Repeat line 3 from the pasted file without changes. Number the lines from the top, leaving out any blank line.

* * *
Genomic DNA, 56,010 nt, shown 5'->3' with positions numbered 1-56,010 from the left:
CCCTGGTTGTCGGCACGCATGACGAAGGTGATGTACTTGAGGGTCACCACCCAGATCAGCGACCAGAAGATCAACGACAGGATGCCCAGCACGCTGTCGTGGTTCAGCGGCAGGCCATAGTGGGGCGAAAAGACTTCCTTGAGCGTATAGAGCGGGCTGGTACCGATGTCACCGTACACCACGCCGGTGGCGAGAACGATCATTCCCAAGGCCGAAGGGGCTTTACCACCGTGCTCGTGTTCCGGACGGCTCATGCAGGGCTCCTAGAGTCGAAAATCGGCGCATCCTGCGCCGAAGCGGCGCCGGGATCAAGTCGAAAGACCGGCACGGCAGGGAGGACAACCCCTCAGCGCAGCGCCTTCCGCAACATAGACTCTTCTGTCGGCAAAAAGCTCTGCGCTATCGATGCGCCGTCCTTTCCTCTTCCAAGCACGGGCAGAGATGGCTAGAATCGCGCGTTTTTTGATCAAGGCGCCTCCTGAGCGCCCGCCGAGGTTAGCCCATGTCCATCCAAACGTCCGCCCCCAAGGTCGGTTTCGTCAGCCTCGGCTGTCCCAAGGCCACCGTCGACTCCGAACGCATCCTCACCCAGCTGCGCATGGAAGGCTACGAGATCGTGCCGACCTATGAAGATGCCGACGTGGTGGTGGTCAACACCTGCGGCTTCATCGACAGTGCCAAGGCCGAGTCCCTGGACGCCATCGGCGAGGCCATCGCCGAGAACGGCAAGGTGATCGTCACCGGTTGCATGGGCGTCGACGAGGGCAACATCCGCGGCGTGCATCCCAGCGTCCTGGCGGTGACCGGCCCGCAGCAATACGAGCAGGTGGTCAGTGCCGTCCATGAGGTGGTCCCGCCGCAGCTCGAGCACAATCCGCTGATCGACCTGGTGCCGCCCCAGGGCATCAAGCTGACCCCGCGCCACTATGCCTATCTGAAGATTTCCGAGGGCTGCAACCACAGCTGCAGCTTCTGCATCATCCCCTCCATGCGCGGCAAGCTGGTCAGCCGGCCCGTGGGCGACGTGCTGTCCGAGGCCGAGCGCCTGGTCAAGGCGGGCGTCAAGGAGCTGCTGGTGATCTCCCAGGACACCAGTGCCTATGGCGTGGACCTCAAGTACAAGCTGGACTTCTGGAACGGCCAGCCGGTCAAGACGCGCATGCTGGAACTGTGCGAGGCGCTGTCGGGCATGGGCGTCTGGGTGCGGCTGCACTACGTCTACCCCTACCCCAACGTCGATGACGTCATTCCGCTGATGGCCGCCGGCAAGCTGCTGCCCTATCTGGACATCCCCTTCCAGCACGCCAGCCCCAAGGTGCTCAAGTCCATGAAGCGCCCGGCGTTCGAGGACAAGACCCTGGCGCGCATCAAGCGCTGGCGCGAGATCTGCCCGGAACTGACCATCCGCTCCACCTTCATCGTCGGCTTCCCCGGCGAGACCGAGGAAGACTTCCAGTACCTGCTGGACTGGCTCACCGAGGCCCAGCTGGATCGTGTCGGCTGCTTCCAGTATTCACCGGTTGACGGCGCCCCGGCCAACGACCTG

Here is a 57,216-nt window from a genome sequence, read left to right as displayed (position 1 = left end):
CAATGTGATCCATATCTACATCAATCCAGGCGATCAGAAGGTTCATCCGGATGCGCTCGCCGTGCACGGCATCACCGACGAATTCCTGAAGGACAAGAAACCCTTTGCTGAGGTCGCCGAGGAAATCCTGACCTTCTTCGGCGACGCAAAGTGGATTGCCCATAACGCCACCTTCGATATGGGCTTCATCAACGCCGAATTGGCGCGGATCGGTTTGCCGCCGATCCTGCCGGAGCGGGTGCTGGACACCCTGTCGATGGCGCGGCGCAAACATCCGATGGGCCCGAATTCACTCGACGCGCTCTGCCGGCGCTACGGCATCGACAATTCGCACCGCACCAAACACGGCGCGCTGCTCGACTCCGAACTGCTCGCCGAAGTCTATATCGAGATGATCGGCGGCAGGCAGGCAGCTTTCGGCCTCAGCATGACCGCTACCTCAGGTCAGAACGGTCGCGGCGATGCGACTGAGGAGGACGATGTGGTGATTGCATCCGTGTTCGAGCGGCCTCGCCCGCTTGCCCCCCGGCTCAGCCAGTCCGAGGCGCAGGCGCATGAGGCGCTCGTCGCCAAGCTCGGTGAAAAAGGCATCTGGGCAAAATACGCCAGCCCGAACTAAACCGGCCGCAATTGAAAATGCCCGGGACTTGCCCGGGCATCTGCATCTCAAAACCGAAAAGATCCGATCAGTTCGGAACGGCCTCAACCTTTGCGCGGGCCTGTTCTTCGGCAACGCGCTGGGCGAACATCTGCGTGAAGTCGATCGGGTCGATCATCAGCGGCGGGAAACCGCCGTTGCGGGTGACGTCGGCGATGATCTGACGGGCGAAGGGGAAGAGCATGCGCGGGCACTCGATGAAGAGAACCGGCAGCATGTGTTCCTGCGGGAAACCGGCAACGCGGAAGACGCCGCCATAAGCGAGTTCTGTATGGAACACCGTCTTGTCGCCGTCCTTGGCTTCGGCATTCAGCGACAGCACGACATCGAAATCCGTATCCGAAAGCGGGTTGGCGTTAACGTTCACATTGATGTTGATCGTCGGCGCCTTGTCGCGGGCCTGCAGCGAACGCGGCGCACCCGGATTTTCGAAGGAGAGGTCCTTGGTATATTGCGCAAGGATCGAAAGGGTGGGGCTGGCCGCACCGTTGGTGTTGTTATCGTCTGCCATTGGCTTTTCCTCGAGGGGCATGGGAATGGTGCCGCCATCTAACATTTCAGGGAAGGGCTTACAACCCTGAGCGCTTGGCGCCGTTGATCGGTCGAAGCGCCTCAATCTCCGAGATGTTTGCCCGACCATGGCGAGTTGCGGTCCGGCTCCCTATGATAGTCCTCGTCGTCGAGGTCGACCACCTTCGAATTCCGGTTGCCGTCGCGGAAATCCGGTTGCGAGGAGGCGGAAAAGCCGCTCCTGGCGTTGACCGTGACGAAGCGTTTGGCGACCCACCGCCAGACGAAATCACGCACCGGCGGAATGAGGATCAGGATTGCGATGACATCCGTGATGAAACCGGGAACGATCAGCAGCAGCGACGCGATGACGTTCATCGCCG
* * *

Here is a 57,216-nt window from a genome sequence, read left to right as displayed (position 1 = left end):